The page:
Balinese Cats Breed

by catfood

Balinese cats are typically slender with long tapering lines, very graceful but robust and muscular. The Balinese are distinguished by their striking color palette and silky coat, which conceals a lithe and athletic body.


Because the Balinese and Siamese are closely related, they share many characteristics. Balinese cats, like Siamese, are curious, outgoing, bright, and have good communication skills. They’re known for their chatty dispositions, and they’re always willing to share their thoughts on life, love, and what you’ve fed them for supper. They frequently maintain a running monologue; they are unsuitable for individuals who believe cats should be seen but not heard.


Balinese are typically in sync with your moods and will be right there to cheer you up if you’re down or share your delight if you’re overjoyed. They may respond to your tone of voice, and a scolding tone may irritate their sensitive sensibilities. The only effective technique to rectify unwanted conduct is to use a coaching tone and positive reinforcement.

Balinese are agile and athletic, and if allowed, will ride on the back of any willing family member. They like playing and quickly learn to fetch, bringing the ball or toy back for more throwing. They keep you delighted with their antics, but they also have a caring, devoted personality. They can be fairly demanding in their need for attention, but they also have a specific dignity that is unique to the Balinese and Siamese breeds.


Longhaired kittens began to occur spontaneously in otherwise shorthaired Siamese litters in the early 1900s. Some believe that after World War I, the recessive trait for long hair was introduced into the European Siamese gene pool. Because the Siamese was nearly extinct during the war, other breeds and some mixed-breed domestic cats were employed to resurrect the breed. One of the breeds thought to have been utilized was the Turkish Angora, a breed with silky semi-long hair comparable to the Balinese coat.

Others argue that the long hair recessive gene is simply a naturally occurring mutation. Both hypotheses have been contested, and both have credible supporters, but no one knows for sure. Longhair kittens were gently thrown away, regardless of how the long hair gene was obtained.

Some people thought these cats may make a nice complement to the existing cat breeds in the 1940s. These longhaired cats were popularly known as Balinese. The Balinese moniker was chosen to contrast the cat’s delicate motions and flowing lines with those of Bali’s colorful dancers. Balinese cats used to have thicker coats and heavier boning than Siamese cats.

By 1970, the Balinese had been recognised by all major North American associations. Following the recognition of the Balinese, a color variety of this breed, the Javanese, which was created by crossing the Balinese with the Colorpoint Shorthair, began to gain popularity. The Javanese wore a semi-long Balinese coat with a rainbow of colors from the Colorpoint. The Javanese breed was called after the Isle of Java, an Indonesian island west of Bali. The Javanese isn’t from Java, any more than the Balinese is from Bali, but it was thought that the name gave the new breed a beautiful romantic ring.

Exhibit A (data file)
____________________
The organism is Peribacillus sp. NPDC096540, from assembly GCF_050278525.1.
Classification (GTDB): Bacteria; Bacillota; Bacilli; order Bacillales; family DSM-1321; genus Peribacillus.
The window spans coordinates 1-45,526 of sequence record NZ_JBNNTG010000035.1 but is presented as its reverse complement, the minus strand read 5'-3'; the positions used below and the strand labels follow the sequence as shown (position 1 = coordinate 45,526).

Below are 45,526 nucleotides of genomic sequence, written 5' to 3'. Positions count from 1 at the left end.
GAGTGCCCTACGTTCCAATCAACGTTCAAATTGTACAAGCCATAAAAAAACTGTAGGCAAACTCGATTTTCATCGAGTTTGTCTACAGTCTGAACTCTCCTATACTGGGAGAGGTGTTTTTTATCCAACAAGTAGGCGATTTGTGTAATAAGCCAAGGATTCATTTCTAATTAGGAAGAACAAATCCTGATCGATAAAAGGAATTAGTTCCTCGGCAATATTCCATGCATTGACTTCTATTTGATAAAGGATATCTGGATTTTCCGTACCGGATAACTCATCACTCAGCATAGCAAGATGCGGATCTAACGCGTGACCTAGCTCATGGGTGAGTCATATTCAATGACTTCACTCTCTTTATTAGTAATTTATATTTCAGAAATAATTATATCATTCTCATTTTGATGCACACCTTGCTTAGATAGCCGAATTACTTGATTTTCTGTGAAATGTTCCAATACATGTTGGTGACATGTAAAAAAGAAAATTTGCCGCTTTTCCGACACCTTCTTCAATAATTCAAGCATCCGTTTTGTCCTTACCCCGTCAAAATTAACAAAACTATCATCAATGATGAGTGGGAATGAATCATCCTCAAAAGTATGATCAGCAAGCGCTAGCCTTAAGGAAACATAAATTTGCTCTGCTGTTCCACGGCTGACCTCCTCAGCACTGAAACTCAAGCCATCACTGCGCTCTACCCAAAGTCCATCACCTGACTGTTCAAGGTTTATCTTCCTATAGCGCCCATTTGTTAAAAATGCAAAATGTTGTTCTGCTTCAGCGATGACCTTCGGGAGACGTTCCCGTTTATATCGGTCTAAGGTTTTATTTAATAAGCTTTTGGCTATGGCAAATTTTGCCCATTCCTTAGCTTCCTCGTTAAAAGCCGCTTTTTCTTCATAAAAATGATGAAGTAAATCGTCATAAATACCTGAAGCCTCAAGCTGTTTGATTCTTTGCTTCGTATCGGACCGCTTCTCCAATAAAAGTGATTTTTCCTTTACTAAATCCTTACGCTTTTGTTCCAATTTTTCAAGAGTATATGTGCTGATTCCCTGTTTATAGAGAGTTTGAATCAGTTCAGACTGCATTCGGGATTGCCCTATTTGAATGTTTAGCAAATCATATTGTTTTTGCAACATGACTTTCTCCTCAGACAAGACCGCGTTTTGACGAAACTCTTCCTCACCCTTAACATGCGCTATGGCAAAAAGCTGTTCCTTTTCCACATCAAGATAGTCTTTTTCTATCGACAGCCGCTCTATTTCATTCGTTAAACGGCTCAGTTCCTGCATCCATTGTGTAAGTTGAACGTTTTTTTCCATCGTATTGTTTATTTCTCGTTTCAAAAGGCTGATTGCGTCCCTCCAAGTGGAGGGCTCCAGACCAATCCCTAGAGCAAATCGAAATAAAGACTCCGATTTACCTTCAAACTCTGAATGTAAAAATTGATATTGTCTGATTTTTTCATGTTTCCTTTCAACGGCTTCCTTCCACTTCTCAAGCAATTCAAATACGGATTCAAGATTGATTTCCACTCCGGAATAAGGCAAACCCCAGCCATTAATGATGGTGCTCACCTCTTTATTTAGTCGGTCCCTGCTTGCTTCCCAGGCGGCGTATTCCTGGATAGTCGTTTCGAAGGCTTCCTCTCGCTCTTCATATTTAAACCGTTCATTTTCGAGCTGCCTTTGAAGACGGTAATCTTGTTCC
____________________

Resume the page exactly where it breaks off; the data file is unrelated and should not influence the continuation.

The Javanese officially became a color division of the Balinese on May 1, 2008, and a single standard was issued in 2010, totally uniting the two breeds. The Balinese palette now comprises twenty-two new hues in addition to sealpoint, chocolate point, blue point, and lilac point.


Physical Attributes


Size medium. Graceful, long, and slender, with beautiful bones and solid muscles. Shoulders and hips follow the same elegant contours as the tubular body. Hips are rarely wider than shoulders. Tightness in the abdomen.


Long, tapering wedge; medium size, proportionate to body. The wedge begins at the nose and expands out in straight lines to the tips of the ears, forming a triangle with no break at the whiskers. Fine, wedge-shaped muzzle. The nose is long and straight, continuing from the forehead. Typically, no less than an eye’s breadth between the eyes.


Large, pointed, and wide at the base, continuing the wedge’s lines.


Medium size; almond form; neither projecting nor receding. Slanted toward the nose to match the wedge and ear lines. The hue of the eyes is frequently a rich, brilliant blue.


Leg bone structure is long and slender, with the back legs being higher than the front. In proportion to the body. Dainty, tiny, and round paws There are five toes in front and four in back.


Long, thin bone structure tapering to a fine tip. The tail hair extends out like a plume.


Medium length, with the longest part of the tail being close to the body. They may appear shorter than they are because they are fine, silky, and lack a downy undercoat.


Body is even and has minor shading. Sometimes deeper color is visible in elderly cats, although there is usually a clear difference between body color and points. Mask, ears, legs, feet, and tail are thick and well-defined. Tracings connect the mask to the ears and encompass the entire face, including the whisker pads.


While the qualities listed below are common for this breed, cats are individuals with unique personalities and appearances. For more information about a specific pet, please contact the adoption group.

Wondering about Bengal? Check it out on our next post!


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